Defence planning should be rooted in the present
Defence preparedness entails a lot more than just having the latest armaments and technologies. Ideally, defence preparedness should be the shared responsibility of the military and the polity. The military’s responsibility is the physical defence of the nation, while the polity’s is to aid the military’s ability to do so.
A term that is repeated in the Joint Doctrine as well as the individual doctrines of the army, navy and air force is ‘strong, well-structured combat capability’. This is a succinct definition of the primary responsibility of the armed forces. Combat capability can be developed and improved when both military and civilian policies are geared towards it. With this in mind, equipping the armed forces is the foremost priority of the current administration.
Equipping the forces is secondary to the planning required for the same. Planning for the future is best done by focusing on the present and a good start has been made in this direction with the reforms in defence procurement and production policies. Decision-making continues to be conventional and is rooted more in the past than in the present. Established institutions and processes are not subject to review and reforms are very slow in the making. Even if convention and hierarchy are accepted as integral to the defence establishment in India, economic calculations are conspicuously absent from all decision-making processes.
The debate over integrated planning, coordination and even hybrid warfare has raged on for quite some time now. Since the introduction of the revolution in military affairs (RMA) concept, the focus has shifted from the present to the future of warfare. This encompasses a change in both outlook and practice where warfare is no longer merely human, but informational. This is owing to the accelerated pace of developments in technology. While all three services acknowledge the need to prepare for future warfare which requires ‘harmonious and synergistic application of land, sea and air forces’, communication does not seem to be a strong suit. This is evident in the push and pull between prioritising the acquisition of new fighter aircraft for the air force, new carbines for the army and construction of new aircraft carriers and submarines for the navy. Bureaucrats and civilian personnel rely heavily on the inputs of defence service personnel for planning. The defence personnel of the three services work in silos and inter-service cooperation is limited to conferences and coordinated exercises. Coordinated planning while omnipresent in discourse is absent in action.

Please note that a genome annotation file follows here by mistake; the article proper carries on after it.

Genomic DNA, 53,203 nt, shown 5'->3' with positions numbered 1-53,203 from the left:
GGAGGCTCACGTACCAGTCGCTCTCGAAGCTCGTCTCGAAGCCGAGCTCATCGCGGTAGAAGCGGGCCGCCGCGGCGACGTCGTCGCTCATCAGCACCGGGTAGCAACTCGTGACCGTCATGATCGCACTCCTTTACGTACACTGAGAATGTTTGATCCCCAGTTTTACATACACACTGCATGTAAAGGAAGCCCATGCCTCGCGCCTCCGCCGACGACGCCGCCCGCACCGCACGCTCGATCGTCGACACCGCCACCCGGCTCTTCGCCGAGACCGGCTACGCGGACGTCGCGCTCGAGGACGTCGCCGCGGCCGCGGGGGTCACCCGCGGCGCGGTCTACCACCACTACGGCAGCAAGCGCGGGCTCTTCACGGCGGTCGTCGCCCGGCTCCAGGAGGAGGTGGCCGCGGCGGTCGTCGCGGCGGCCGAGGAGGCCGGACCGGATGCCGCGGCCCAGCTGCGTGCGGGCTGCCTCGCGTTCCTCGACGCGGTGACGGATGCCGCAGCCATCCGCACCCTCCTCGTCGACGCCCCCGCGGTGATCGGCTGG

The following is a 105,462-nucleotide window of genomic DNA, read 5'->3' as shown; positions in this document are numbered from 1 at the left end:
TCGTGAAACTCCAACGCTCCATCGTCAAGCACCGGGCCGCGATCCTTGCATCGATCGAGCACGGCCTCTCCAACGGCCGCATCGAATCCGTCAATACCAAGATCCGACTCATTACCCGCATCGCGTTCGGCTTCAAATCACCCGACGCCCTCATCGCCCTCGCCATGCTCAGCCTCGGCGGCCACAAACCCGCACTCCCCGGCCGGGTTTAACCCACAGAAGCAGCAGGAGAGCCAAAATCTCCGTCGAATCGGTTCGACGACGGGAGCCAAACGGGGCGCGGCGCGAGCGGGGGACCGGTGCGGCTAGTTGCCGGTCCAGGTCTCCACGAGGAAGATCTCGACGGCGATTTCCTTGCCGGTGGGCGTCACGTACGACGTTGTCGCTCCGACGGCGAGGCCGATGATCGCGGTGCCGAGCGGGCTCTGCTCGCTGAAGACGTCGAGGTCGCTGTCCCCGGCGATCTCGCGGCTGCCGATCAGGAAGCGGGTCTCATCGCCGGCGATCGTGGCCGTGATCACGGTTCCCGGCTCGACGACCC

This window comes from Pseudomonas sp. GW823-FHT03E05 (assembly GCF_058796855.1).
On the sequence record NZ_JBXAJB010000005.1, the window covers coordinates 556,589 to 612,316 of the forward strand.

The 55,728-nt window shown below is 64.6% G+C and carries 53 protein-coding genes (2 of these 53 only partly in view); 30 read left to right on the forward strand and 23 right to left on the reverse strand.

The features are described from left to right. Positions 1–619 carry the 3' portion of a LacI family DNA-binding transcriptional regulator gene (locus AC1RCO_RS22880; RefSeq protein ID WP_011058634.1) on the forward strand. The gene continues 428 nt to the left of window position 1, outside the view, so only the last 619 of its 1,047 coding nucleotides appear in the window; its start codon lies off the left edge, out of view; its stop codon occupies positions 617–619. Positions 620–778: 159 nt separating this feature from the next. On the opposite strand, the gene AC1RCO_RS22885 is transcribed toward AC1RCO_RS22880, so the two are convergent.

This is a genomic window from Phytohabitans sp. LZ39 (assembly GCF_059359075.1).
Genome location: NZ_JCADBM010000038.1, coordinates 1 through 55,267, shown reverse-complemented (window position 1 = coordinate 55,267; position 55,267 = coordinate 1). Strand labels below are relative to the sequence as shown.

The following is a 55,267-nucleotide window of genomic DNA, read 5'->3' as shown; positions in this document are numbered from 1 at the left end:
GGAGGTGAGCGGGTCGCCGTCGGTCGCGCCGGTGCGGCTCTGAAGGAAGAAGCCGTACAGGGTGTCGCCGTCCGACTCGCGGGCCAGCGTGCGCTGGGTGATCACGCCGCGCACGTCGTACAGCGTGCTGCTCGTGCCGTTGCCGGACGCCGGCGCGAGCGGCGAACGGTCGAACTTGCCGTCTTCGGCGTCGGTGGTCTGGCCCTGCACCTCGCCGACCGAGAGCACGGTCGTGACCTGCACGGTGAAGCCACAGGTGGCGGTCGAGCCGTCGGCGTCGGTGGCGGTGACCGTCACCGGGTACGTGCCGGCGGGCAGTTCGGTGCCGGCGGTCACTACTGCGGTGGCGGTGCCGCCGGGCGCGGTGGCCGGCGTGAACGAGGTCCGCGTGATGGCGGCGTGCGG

There is no doubt that planning for the future is crucial. However, this cannot be at the expense of the present, and more importantly, cannot be done without conducting a pragmatic review of the economic resources available. An important aspect of RMA is military transformation. The four characteristics that are studied under this are force structure, modernisation, readiness and sustainability. The Indian military is undergoing some transformation, especially with regard to modernisation and readiness. A lot has been written about force structure and restructuring of the Indian military by those best equipped to comment on them. The focus of this article is the economic considerations that need to become an integral part of decision-making processes in defence.
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